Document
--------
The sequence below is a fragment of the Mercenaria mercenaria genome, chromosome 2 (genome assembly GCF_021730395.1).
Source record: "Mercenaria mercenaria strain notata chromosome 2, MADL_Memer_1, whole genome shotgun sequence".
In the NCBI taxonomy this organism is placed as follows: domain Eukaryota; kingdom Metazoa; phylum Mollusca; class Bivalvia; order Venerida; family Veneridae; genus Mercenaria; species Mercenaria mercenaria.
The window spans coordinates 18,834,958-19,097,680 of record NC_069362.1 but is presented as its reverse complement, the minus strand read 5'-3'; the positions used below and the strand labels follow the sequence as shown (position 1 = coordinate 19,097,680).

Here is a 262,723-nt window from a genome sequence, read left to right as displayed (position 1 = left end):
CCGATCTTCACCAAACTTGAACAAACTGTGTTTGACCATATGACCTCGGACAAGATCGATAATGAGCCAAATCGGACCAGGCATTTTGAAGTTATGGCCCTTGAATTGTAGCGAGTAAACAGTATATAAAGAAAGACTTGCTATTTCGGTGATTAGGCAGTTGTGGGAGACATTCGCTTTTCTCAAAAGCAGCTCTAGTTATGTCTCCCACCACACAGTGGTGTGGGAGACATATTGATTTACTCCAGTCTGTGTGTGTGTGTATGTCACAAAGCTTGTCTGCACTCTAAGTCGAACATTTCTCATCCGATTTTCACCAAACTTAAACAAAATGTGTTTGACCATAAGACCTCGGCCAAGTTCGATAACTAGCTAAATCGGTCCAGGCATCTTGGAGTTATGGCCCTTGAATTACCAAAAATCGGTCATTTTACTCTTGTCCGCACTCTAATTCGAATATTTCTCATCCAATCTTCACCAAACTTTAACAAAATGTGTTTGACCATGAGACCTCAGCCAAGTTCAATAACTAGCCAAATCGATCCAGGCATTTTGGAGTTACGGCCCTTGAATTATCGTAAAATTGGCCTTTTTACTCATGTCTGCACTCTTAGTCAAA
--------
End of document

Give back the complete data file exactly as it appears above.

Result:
The sequence below is a fragment of the Mercenaria mercenaria genome, chromosome 2 (genome assembly GCF_021730395.1).
Source record: "Mercenaria mercenaria strain notata chromosome 2, MADL_Memer_1, whole genome shotgun sequence".
In the NCBI taxonomy this organism is placed as follows: domain Eukaryota; kingdom Metazoa; phylum Mollusca; class Bivalvia; order Venerida; family Veneridae; genus Mercenaria; species Mercenaria mercenaria.
The window spans coordinates 18,834,958-19,097,680 of record NC_069362.1 but is presented as its reverse complement, the minus strand read 5'-3'; the positions used below and the strand labels follow the sequence as shown (position 1 = coordinate 19,097,680).

Here is a 262,723-nt window from a genome sequence, read left to right as displayed (position 1 = left end):
CCGATCTTCACCAAACTTGAACAAACTGTGTTTGACCATATGACCTCGGACAAGATCGATAATGAGCCAAATCGGACCAGGCATTTTGAAGTTATGGCCCTTGAATTGTAGCGAGTAAACAGTATATAAAGAAAGACTTGCTATTTCGGTGATTAGGCAGTTGTGGGAGACATTCGCTTTTCTCAAAAGCAGCTCTAGTTATGTCTCCCACCACACAGTGGTGTGGGAGACATATTGATTTACTCCAGTCTGTGTGTGTGTGTATGTCACAAAGCTTGTCTGCACTCTAAGTCGAACATTTCTCATCCGATTTTCACCAAACTTAAACAAAATGTGTTTGACCATAAGACCTCGGCCAAGTTCGATAACTAGCTAAATCGGTCCAGGCATCTTGGAGTTATGGCCCTTGAATTACCAAAAATCGGTCATTTTACTCTTGTCCGCACTCTAATTCGAATATTTCTCATCCAATCTTCACCAAACTTTAACAAAATGTGTTTGACCATGAGACCTCAGCCAAGTTCAATAACTAGCCAAATCGATCCAGGCATTTTGGAGTTACGGCCCTTGAATTATCGTAAAATTGGCCTTTTTACTCATGTCTGCACTCTTAGTCAAA